“It was the first time we worked together” says Kevorkian of Stanley, “and I just remember us ‘clicking’ right away—very smooth and professional.”
Some months later, noted photographer Lynn Goldsmith, who had often been present at Compass Point since being invited to the studio by the B-52s, voiced and mixed a very peculiar number of her own called Adventures In Success, which she describes as ‘self-help humour’. The track, which was mixed by Steven Stanley in 1982 and released as a 12-inch single by Island under her alter-ego alias, Will Powers, has a complicated genesis: summoned to Compass Point because Marianne Faithful, Joe Cocker and Robert Palmer were all working on material at the same time and Chris Blackwell hoped Goldsmith could photograph them together, Goldsmith wound up voicing a rhythm Palmer was building in the demo studio he had set up at home, after Faithful and Cocker failed to lay down vocals that Palmer found impressive.
“The rhythm track was a steal from a James Brown thing” Goldsmith explains, “and after having enough drinks, Marianne starts singing some melody, but (Robert Palmer) said, ‘No, that’s not really it.’ Joe comes over and there’s more drinking going on; Joe sings a little bit and then he leaves, and (Palmer) said, ‘No, that’s not really it.’ It was about four o’clock in the morning and I had been thinking about if I were to make a record, what I would do; I thought that the human speaking voice was also an instrument and it could be used in certain ways, and I would pick tapes from preachers and use a vocoder on myself and come up with these kinds of positive thinking lyrics, because I thought that music had such a strong effect on our subconscious, that if we could have these lyrics in there and if I could be funny about it, then that would be different than what anybody else did. We have a guy here called Reverend Ike who has a big church up on Park Avenue, and I always thought that the power of those voices and the way in which they spoke was mesmerising, so I always collected tapes; Reverend Ike was my favourite, but I had lots of others.”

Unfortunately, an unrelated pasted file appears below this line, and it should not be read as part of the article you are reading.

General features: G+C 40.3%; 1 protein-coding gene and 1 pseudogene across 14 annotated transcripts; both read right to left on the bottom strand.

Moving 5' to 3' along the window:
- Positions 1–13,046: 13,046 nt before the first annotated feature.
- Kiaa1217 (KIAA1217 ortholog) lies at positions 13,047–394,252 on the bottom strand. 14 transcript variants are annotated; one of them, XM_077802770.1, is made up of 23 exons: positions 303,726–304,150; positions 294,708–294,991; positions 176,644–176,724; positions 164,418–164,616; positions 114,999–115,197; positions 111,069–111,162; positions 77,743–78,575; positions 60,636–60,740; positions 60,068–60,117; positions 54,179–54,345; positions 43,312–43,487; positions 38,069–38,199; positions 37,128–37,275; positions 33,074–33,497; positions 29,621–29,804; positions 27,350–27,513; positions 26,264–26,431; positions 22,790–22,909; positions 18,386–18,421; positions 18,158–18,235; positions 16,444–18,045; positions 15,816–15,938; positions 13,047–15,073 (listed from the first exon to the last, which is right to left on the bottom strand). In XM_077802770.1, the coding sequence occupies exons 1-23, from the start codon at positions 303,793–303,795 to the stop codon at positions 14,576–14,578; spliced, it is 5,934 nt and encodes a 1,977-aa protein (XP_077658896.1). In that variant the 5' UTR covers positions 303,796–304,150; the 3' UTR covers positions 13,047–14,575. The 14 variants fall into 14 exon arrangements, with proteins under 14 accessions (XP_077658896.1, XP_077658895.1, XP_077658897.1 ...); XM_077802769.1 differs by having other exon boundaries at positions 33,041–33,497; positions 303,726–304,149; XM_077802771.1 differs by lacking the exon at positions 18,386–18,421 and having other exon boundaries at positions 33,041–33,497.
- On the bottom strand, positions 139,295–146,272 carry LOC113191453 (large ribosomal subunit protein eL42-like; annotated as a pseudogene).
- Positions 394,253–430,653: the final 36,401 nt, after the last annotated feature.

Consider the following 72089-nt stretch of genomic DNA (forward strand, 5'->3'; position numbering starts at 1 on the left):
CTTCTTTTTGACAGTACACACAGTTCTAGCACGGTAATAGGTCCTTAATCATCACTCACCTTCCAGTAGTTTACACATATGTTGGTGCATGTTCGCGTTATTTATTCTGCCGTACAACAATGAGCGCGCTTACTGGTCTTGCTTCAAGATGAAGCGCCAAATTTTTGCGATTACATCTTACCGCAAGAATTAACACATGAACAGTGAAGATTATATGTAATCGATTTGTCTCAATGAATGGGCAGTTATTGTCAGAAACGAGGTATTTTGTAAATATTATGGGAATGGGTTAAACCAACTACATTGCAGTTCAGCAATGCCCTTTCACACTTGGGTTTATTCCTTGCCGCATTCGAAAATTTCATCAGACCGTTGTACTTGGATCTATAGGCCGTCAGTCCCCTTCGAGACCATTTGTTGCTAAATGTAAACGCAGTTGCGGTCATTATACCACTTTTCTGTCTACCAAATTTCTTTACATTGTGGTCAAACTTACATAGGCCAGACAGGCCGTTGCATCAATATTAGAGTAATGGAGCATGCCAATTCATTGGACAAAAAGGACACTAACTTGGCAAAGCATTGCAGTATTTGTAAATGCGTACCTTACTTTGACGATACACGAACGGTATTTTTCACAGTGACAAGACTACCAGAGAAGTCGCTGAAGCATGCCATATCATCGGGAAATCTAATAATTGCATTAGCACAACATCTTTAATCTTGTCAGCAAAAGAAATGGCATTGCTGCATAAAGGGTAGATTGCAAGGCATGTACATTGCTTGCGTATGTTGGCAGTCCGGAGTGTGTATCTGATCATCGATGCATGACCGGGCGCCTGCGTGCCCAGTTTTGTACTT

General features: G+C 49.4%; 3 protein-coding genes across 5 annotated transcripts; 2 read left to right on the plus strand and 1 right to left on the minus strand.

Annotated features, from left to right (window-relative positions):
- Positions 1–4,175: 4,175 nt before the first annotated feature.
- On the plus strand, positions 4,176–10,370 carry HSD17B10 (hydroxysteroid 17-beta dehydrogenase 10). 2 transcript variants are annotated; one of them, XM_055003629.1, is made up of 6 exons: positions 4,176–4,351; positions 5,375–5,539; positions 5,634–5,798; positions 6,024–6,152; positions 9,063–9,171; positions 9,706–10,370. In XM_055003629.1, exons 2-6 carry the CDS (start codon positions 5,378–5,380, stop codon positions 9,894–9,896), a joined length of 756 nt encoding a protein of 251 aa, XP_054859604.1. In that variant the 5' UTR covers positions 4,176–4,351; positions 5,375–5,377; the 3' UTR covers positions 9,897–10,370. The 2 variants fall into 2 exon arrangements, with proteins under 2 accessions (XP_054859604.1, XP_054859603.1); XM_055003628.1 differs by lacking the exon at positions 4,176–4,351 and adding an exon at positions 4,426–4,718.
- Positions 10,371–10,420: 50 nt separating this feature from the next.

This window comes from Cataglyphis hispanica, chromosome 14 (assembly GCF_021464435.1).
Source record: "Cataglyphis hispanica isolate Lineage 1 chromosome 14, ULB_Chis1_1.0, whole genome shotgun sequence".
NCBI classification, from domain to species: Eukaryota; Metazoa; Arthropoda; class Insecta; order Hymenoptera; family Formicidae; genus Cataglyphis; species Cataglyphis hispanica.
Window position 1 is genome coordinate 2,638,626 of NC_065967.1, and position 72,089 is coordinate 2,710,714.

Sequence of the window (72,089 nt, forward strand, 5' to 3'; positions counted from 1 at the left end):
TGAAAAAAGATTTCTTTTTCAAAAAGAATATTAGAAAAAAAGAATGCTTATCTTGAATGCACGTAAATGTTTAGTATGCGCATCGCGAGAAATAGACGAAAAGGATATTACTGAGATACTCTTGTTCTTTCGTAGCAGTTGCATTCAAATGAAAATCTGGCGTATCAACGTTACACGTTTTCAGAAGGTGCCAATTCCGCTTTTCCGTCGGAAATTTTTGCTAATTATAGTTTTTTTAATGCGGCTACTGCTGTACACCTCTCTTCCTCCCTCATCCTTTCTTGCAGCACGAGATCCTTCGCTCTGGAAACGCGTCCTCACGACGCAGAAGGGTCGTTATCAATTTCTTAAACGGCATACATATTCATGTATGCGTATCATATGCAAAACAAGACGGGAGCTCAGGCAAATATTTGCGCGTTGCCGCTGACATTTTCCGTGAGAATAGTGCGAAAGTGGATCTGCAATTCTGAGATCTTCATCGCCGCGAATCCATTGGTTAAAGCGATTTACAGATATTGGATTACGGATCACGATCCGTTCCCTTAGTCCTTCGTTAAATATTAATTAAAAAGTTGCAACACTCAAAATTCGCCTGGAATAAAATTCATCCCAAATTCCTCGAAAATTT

With such concepts in mind, Goldsmith asked Palmer to turn on his tape recorder. “By this time I was really pretty drunk, so I did my thing and he got so excited about it, he called up Blackwell, and Blackwell came over and got really excited and said, ‘I want to put this out.’ So I said, ‘No, I’ve been working on this for a long time and I have an idea of how I want to do it and I’m going to go off and do it my way, but Chris, if I come back with something that you like, I want an album, and I want you to be my producer.’ So he said, ‘OK,’ and that’s how Will Powers came to be. I left and I went to England, because I had to shoot something over there, and I asked Sting if he would work with me on the song, so Sting and I went into Island’s studio in London; he played all the instruments and I was on the Linn drum machine. Then I went down to Compass Point for my first session, and it was just Chris Blackwell, me and Steve Stanley in the studio.”
Goldsmith multi-tracked her voice in various guises to portray the song’s different characters, with the exception of a very deep voice that states the various ‘laws of success’, which was provided by a Compass Point stand-in. Although the rest of the album was later crafted with Steve Winwood and Nile Rodgers in New York and mixed by Todd Rundgren, the song ‘Adventures In Success’ was mixed at Compass Point by Steven Stanley, who added a minor keyboard part and made sure the single was complete with the shimmering dub version presented here. The video that accompanied Adventures In Success is also notable as the first to make use of 3D computer animation.
In addition to voicing Adventures In Success at Compass Point, Lynn Goldsmith was also present for the ill-fated sessions James Brown began at Compass Point in 1982. “Sly and Robbie were very excited about working with James Brown” she recalls, “but James really put people through the torture test. One of the great things at Compass Point was that there really weren’t a lot of egos, but James Brown was like a petulant child. I remember when I went to his house to photograph him, James is standing outside in pink rollers with Al Sharpton, and he says, ‘We gotta have you frisked, we gotta look through your bag,’ so I got frisked, even though I was with James Brown and Ali in Zaire in 1974.”